“The interviews tell of young black men feeling they have the responsibility to prove themselves as ‘safe’ when entering white-dominated space, of young Somali women feeling fetishised by the Western gaze, of mixed race young people feeling excluded by both white and black people alike, and of white young people feeling shut out from conversations about race whilst also suffering racial abuse themselves. These tales of modern day racism will not find easy answers in good intentions or policy changes alone. It is only by asking ourselves difficult questions about our own conditioning and the role of race in ours and others’ experiences, like we have in the project, that we can really start to understand the role of race and racism in our society.”


The website can be found at https://www.imnotyour.co.uk/race-youth-young-people/

Some of the images and words here are very powerful, challenging and provocative and the language used may be offensive to some, so we would certainly advise parental guidance for our younger students to view this material.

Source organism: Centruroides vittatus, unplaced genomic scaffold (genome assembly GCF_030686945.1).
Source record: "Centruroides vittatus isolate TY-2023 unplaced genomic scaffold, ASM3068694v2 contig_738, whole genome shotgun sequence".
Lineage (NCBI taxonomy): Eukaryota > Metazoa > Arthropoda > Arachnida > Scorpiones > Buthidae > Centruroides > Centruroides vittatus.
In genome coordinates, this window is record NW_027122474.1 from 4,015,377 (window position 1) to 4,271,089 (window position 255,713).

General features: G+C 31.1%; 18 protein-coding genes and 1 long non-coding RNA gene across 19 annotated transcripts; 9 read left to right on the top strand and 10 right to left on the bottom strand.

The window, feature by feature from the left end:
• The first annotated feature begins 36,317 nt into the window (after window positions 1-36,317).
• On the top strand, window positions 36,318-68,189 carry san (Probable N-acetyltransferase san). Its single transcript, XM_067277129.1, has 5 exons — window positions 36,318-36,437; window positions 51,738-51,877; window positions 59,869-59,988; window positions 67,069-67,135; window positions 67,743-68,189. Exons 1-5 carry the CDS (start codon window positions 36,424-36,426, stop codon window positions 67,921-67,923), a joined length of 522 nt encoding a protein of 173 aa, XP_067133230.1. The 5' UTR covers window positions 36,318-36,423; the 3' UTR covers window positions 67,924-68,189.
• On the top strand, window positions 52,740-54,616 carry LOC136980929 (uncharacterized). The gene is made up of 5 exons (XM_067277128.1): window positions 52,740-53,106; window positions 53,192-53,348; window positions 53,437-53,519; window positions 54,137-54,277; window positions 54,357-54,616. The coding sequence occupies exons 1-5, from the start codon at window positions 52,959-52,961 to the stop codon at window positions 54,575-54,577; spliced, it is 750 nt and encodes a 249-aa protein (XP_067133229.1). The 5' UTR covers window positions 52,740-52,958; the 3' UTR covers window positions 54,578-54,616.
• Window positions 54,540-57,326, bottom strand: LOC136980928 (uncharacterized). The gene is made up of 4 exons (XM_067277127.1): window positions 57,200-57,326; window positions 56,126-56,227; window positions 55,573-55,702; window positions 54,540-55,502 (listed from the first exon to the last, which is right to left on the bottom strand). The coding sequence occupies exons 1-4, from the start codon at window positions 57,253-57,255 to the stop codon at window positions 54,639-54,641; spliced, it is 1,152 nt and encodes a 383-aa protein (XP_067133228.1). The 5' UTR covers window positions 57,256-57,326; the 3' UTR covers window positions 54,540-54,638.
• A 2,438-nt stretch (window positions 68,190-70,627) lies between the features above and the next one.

However, we felt it was inspiring and may inspire further creative thinking from our students about how they would like our school to respond to the Black Lives Matter movement in the months ahead.

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Wellbeing and Behaviour: Identifying interventions for positive participation for young people at risk of exclusion in school

We are delighted to announce that we are one of two secondary schools to be awarded funding to participate in a research project with the University College, London, IOE.


Why are we doing this research?

In the aftermath of the Covid-19 pandemic, inequalities will undoubtedly rise. We already know that rates of exclusion from education in all schools are rising, particularly when ‘excluded’ covers permanent and fixed-term exclusions, internal exclusions, de-registration on request, and self-exclusion (persistent absenteeism).

We want a better understand of how adapting wellbeing and behaviour policies and practices can help address a key risk for children who are already at risk of exclusion, even at the point of transition from primary to secondary education.